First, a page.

Just One Chesed has also seen that its service can be of help in schools, with many including volunteering hours as part of their schedule. The new app now also includes newly created software to help them track and manage this.
In the midst of their plan to reach a wider audience, the Coronavirus pandemic hit, and with so many vulnerable people isolated in lockdown there was a surge of new volunteers looking for ways to help.
Just One Chesed launched ‘Project Check In’ with organizations listing people living alone, in need of a phone call once a day to check they are okay and if there’s anything they need. Hundreds of complete strangers make daily phone calls to those in need, with others delivering medical or food supplies.
“There are so many examples of how a small donation of time has made a huge difference,” Klein explained, “One elderly man in Queens NY, who was called by a volunteer, hadn’t eaten for two days. He was suffering from Alzheimer’s and couldn’t remember his address to order food.”
In another incident, a family who had been visiting New York for cancer treatment were left stranded in the city with no one they knew in the area. Just One Chesed managed to match them with a local family with a child who had the exact same condition, which was a source of great comfort and support.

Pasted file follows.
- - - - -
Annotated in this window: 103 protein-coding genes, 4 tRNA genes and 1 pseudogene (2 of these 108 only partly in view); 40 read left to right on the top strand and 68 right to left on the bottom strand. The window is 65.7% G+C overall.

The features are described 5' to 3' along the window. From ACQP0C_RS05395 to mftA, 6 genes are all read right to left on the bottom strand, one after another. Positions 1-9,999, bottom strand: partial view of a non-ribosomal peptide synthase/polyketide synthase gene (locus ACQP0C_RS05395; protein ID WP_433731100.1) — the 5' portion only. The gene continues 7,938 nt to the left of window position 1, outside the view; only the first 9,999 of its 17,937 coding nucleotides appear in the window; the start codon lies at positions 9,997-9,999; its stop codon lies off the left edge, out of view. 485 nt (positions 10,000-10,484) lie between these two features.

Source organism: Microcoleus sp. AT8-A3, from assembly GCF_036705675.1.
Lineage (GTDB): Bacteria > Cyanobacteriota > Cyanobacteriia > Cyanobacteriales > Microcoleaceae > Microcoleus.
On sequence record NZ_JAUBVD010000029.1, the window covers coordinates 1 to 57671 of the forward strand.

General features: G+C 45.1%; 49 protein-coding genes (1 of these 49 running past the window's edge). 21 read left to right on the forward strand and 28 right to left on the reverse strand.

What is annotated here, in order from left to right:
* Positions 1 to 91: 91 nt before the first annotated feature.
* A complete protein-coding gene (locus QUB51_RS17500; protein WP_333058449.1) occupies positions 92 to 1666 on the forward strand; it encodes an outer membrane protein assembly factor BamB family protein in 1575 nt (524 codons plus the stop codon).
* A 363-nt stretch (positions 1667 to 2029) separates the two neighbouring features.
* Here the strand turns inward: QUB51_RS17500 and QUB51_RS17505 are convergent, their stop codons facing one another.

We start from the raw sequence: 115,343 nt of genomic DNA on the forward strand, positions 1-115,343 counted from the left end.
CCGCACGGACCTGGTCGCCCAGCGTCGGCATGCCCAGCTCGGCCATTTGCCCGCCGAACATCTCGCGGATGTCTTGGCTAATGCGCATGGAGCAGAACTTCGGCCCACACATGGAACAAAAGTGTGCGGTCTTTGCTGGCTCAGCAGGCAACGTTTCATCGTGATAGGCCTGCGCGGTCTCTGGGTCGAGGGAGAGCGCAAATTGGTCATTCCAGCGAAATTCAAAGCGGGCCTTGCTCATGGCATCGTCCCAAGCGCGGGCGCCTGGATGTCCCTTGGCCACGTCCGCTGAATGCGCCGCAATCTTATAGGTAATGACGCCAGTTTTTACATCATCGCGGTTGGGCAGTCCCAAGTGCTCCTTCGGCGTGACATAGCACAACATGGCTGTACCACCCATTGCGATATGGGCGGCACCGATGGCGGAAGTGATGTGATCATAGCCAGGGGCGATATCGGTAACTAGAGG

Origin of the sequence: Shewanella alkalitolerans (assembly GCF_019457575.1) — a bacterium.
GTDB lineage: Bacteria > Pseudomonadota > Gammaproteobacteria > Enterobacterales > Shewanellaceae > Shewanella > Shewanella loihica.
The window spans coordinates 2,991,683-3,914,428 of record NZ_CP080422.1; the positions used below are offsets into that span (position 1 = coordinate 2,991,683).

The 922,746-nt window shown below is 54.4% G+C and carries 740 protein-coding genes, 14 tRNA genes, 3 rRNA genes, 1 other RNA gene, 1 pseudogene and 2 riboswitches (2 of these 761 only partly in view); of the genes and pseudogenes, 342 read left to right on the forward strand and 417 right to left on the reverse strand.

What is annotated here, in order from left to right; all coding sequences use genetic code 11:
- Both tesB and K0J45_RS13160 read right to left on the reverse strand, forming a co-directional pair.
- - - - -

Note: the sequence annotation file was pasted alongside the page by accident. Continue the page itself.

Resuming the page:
Another campaign named ‘Uplift’ alleviates feelings of loneliness and despair with a string of inspiring free online virtual events. Live music concerts were tuned in to by thousands, while Israeli tour guides gave packed out zoom tours through different sites in Israel.
24k for 24k
The most recent campaign is utilizing the crowd-funding platform Charidy, not to fundraise, but to reach a target of 24,000 acts of kindness before the holiday of Shavuot in a month’s time. The number, 24,000 relates to the same number of students of Rabbi Akiva who died from a plague in these weeks around 2,000 years ago.
Latinik says, “Our goal is to make chesed exciting! Rather than setting a fundraising target to raise, families can set themselves a chesed target to reach. At the end of the day, it’s about making a difference, and in this current lockdown there is so much we can do by seeing the value of each act of kindness.”
Originally posted by Aish.com, May 3rd 2020